Property Division in Uncontested Divorce

Property Division in Uncontested Divorce


If you have determined your main goals for the divorce like we suggested in our divorce negotiation tips, then you should have a pretty good idea of what you need in the property division.

A lot of times during divorce, having as much cash on hand as possible is an important goal. It’s a good idea to look at your state’s guidelines for dividing up property, because it might help you if you get stuck while negotiating, and generally adhering to the guidelines will give you more confidence that the agreement is fair and will be accepted. The courts are usually inclined to accept the parties’ property settlement as long as they don’t find any signs of fraud or coercion. At the same time, the courts can’t protect you, so if your agreement isn’t fair, you’re out of luck.

Make sure you understand and are happy with the terms of your divorce before you file the property division papers with the court. This is where you need to be your own advocate. And if you need, you can have an attorney review your agreement before filing. An attorney is there to protect your rights, if that’s what you need.

Every state has specific clauses in their statutes determining how marital and non-marital property will be classified, and determining how your property will be divided in a divorce. The guidelines will be similar across the states, but there are still unique differences that you should be aware of. Check your state’s statutes if you’re not sure.

Community property state

Generally, most property accumulated during the marriage is considered marital property. There are some exceptions. For example, gifts or inheritances are usually considered separate property, although each state’s laws slightly varies. In community property states, marital property is divided 50/50 unless there is an extraordinary circumstance why it should not be. In equitable distribution states, property is divided in a fair, but not necessarily equal, manner. Here is a list of community property states:

  • Arizona
  • California
  • Idaho
  • Louisiana
  • Nevada
  • New Meico
  • Texas
  • Washington
  • Wisconsin

Just like with other divorce issues, property division is one you will probably be happier with if you are able to settle on your own rather than having the court decide how your property will be split.

Think about your financial situation

When deciding what to do with your property, you should think about your financial situation and your priorities. If you have a lot of marital debt (especially credit card debt), you might want to sell anything you can, and use the money to pay off those debts. Credit card debt can take years to pay off if you just make the minimum payments. During that time, if you’re both legally responsible for the debt and you’ve agreed that your spouse will pay it off, the credit card companies might still come after you if your spouse doesn’t pay. They’re not a party to your divorce, so your final decree isn’t always binding with them.

You should call your debtors to see if you’re legally responsible for the debt. If so, take that into consideration when making property division and debts. If you have a mortgage or car loans that are in both names, you might see if you can refinance. There will probably be a fee for doing this, but you might actually save money if you can get a lower interest rate. Also, you don’t have to worry about your spouse not paying the debt if the loan is in both names. If the peace of mind is worth the cost to you, go ahead and check out your options.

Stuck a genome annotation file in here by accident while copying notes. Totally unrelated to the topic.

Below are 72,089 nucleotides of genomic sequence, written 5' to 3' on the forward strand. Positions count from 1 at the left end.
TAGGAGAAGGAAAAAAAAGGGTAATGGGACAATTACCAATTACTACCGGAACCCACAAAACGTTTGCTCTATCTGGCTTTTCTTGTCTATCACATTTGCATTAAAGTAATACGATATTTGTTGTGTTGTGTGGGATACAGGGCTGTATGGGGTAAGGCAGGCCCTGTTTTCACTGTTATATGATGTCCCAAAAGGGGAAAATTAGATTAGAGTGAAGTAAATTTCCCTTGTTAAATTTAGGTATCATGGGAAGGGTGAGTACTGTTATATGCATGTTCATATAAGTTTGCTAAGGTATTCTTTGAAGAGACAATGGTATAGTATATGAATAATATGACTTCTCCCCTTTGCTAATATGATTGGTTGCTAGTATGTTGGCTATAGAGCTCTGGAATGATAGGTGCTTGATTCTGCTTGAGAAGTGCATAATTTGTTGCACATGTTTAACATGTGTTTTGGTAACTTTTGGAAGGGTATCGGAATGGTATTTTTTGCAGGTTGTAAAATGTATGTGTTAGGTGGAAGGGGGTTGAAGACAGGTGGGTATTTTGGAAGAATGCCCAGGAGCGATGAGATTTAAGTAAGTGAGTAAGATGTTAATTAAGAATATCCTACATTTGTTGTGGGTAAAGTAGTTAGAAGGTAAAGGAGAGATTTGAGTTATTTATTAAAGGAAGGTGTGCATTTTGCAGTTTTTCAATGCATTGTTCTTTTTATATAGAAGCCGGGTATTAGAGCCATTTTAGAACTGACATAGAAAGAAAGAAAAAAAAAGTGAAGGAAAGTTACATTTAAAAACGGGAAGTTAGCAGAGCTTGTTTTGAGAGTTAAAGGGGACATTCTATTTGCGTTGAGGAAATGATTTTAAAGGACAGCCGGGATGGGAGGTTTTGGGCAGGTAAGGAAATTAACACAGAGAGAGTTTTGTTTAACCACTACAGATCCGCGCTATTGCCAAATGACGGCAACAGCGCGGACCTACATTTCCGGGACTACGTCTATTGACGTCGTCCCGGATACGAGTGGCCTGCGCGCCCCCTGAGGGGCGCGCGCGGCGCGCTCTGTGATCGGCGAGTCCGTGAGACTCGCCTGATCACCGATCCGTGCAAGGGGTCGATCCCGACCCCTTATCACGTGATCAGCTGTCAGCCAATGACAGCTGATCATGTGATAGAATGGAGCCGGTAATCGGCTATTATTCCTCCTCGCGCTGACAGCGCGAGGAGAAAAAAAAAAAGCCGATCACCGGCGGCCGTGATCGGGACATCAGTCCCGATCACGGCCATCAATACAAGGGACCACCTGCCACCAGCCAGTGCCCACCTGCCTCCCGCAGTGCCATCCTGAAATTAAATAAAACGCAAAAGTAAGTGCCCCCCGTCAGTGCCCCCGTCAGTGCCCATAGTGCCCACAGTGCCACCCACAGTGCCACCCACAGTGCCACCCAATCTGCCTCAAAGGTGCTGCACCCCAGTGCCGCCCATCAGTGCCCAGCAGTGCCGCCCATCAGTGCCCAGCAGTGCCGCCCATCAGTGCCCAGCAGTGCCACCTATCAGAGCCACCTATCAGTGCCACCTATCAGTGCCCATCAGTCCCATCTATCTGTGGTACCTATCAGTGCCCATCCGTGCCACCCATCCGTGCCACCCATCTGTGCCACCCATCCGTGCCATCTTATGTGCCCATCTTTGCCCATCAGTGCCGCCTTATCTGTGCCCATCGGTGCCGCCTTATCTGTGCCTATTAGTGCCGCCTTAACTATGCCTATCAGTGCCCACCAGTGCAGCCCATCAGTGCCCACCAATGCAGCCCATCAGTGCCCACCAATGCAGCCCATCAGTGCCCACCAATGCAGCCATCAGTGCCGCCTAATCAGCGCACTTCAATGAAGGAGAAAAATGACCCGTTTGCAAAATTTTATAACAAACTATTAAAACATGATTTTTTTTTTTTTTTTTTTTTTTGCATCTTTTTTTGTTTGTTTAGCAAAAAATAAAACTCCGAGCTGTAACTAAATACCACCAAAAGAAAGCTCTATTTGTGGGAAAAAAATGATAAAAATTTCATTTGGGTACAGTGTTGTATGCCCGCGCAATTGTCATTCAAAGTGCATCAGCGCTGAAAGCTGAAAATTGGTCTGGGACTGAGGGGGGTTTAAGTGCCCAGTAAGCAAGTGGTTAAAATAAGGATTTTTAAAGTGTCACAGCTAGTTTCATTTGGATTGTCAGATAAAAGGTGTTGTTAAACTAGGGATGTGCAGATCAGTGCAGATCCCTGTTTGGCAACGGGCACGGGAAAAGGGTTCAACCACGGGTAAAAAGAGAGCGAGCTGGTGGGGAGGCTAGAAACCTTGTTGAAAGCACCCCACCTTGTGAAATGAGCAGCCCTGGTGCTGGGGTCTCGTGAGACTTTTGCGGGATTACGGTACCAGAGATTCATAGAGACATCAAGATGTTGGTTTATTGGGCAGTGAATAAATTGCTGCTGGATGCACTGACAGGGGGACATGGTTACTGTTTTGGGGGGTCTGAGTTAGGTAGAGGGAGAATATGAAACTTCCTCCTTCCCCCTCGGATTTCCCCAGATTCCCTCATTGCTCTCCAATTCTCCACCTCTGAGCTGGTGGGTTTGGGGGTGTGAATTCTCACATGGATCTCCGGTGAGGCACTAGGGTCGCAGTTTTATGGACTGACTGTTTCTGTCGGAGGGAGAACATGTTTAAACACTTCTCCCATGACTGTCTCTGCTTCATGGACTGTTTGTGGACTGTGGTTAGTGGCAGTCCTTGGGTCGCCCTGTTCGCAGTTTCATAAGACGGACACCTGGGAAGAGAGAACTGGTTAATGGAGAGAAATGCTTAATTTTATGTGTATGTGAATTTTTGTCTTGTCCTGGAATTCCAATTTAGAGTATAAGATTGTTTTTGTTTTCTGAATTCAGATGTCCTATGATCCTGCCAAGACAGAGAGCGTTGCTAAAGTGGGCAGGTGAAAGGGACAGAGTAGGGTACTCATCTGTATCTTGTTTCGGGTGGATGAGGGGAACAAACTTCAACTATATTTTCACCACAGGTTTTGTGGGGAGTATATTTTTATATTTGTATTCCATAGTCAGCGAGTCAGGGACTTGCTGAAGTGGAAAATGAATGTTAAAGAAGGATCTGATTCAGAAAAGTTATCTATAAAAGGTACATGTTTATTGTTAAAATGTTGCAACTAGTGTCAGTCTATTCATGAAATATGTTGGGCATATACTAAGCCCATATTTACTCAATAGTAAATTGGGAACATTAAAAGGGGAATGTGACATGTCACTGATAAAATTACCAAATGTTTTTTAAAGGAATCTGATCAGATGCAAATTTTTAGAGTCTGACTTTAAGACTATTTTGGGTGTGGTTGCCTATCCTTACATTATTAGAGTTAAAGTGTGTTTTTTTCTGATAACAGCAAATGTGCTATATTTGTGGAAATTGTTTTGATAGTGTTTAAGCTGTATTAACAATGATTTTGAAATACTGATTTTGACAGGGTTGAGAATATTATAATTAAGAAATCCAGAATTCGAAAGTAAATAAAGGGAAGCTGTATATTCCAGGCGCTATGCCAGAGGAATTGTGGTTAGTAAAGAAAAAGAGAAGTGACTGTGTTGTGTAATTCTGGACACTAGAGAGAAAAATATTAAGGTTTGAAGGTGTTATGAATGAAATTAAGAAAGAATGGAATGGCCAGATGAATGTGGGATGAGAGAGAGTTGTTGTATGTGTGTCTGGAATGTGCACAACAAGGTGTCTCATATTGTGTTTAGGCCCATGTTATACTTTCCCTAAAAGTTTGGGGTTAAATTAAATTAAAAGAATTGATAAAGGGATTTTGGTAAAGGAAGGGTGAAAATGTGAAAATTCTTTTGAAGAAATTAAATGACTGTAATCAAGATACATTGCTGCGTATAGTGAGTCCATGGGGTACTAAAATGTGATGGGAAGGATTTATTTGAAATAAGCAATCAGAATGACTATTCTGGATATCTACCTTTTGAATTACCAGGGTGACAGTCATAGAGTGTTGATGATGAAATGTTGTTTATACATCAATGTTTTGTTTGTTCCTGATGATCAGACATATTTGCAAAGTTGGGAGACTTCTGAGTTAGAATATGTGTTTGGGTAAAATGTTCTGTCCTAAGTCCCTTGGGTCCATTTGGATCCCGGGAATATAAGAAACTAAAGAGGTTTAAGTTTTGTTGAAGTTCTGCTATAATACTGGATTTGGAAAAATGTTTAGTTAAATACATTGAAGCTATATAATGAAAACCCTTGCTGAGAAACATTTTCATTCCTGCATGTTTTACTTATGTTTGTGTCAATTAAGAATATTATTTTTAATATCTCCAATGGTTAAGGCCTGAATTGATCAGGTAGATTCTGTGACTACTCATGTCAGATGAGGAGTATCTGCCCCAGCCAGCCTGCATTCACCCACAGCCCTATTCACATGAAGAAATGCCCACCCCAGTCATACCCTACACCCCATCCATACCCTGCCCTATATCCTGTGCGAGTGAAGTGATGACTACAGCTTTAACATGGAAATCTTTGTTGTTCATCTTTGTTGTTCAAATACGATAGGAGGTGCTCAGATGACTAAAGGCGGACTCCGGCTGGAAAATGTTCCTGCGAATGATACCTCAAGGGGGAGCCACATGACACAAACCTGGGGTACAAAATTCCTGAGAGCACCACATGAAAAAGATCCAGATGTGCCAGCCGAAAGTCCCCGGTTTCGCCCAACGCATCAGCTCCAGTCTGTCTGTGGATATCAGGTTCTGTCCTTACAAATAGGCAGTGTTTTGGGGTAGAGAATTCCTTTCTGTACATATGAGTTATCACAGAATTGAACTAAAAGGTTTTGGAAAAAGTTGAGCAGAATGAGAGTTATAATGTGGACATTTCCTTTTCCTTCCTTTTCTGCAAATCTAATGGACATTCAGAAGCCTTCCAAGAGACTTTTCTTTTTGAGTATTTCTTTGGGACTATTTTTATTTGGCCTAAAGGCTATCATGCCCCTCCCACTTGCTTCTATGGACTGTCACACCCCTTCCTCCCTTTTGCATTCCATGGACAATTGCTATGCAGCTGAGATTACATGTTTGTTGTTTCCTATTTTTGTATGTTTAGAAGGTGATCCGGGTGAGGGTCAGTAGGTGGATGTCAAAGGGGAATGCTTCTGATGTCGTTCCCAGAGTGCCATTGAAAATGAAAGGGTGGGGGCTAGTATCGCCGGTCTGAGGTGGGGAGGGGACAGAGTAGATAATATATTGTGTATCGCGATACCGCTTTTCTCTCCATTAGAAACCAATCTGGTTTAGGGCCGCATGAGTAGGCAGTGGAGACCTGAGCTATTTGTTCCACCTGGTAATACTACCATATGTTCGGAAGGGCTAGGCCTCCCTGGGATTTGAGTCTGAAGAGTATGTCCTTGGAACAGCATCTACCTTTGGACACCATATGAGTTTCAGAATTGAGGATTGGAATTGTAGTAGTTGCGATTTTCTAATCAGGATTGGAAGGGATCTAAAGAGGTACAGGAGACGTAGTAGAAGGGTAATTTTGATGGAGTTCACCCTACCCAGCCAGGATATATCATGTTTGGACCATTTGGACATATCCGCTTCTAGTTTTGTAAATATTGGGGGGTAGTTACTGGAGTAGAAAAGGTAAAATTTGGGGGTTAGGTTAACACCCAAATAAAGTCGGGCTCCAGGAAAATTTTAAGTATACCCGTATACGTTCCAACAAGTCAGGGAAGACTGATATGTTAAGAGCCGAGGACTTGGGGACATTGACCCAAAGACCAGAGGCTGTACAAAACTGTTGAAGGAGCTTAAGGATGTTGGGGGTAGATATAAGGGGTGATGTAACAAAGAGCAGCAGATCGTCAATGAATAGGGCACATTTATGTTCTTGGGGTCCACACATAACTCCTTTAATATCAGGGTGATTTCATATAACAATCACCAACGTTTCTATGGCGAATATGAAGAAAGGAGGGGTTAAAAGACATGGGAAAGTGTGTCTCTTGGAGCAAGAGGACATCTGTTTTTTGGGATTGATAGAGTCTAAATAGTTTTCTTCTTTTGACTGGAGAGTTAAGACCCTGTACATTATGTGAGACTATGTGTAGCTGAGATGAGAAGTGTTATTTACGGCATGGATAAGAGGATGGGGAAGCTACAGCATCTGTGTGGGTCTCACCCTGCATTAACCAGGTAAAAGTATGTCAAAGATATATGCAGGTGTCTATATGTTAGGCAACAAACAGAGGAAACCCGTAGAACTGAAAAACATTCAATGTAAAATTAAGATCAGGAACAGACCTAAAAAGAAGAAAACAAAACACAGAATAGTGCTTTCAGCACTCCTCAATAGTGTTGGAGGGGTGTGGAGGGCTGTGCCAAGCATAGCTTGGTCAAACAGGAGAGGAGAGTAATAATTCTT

There are a couple of things you can do if you’re not able to pay off the debts or refinance the loans. However, while some of these options might provide some protection, they might not be legally binding. You might want to speak with an attorney to see if there’s anything else you can do for more legal protection. One thing you can do is write to your creditors to inform them of the divorce and ask to take your name off the account. Even if they won’t do that, you may be able to have them close the account or refuse to authorize any more charges without your permission. Where possible, close any accounts that are in both your names.

If you still have debt left over at the time of the divorce, you’ll need to figure out who will pay it. Perhaps one person can pay off all debt in exchange for more property. You should think of who benefited most from the debt. If it’s a car loan, for example… who drove the car the most? If it’s a credit card debt, think of who made the most charges or who most used the items that were purchased.


The key in property division is to be reasonable. Maybe you can pay off your credit cards by selling your car and getting a less expensive model. Money is often tight during a divorce, and it’s possible you’ll need to make some sacrifices. It’s important to look at the big picture, to decide what you can afford to keep and what makes the most sense financially. It’s critical to plan and keep track of everything. If your spouse handled all your finances during the marriage and you were in the dark, you’ll need a complete inventory of all your assets, debts, and expenses, so you can quickly get up to date.

Here’s a list of typical assets in a divorce and examples for valuing and dividing them, to help you get a clearer picture of what you might be looking at.

Leave a Reply

Your email address will not be published. Required fields are marked *

This site uses Akismet to reduce spam. Learn how your comment data is processed.

You May Also Like